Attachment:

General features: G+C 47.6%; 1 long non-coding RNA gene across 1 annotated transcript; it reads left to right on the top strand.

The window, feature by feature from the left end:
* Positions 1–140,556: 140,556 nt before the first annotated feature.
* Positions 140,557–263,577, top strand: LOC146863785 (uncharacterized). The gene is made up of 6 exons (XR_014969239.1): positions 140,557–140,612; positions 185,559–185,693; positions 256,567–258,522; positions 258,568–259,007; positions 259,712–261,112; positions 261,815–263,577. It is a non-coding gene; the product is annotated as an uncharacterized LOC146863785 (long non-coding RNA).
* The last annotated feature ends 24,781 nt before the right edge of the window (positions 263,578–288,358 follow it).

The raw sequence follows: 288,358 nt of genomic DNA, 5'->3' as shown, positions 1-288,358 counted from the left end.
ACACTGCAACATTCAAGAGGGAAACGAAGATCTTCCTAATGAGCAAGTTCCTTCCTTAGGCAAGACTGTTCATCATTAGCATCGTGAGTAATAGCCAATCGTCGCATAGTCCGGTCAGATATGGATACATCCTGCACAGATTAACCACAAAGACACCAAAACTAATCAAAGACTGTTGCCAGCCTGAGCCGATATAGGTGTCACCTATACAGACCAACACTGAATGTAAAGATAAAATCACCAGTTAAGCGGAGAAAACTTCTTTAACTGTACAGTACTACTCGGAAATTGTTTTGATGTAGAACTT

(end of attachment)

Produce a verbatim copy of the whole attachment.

General features: G+C 47.6%; 1 long non-coding RNA gene across 1 annotated transcript; it reads left to right on the top strand.

The window, feature by feature from the left end:
* Positions 1–140,556: 140,556 nt before the first annotated feature.
* Positions 140,557–263,577, top strand: LOC146863785 (uncharacterized). The gene is made up of 6 exons (XR_014969239.1): positions 140,557–140,612; positions 185,559–185,693; positions 256,567–258,522; positions 258,568–259,007; positions 259,712–261,112; positions 261,815–263,577. It is a non-coding gene; the product is annotated as an uncharacterized LOC146863785 (long non-coding RNA).
* The last annotated feature ends 24,781 nt before the right edge of the window (positions 263,578–288,358 follow it).

The raw sequence follows: 288,358 nt of genomic DNA, 5'->3' as shown, positions 1-288,358 counted from the left end.
ACACTGCAACATTCAAGAGGGAAACGAAGATCTTCCTAATGAGCAAGTTCCTTCCTTAGGCAAGACTGTTCATCATTAGCATCGTGAGTAATAGCCAATCGTCGCATAGTCCGGTCAGATATGGATACATCCTGCACAGATTAACCACAAAGACACCAAAACTAATCAAAGACTGTTGCCAGCCTGAGCCGATATAGGTGTCACCTATACAGACCAACACTGAATGTAAAGATAAAATCACCAGTTAAGCGGAGAAAACTTCTTTAACTGTACAGTACTACTCGGAAATTGTTTTGATGTAGAACTT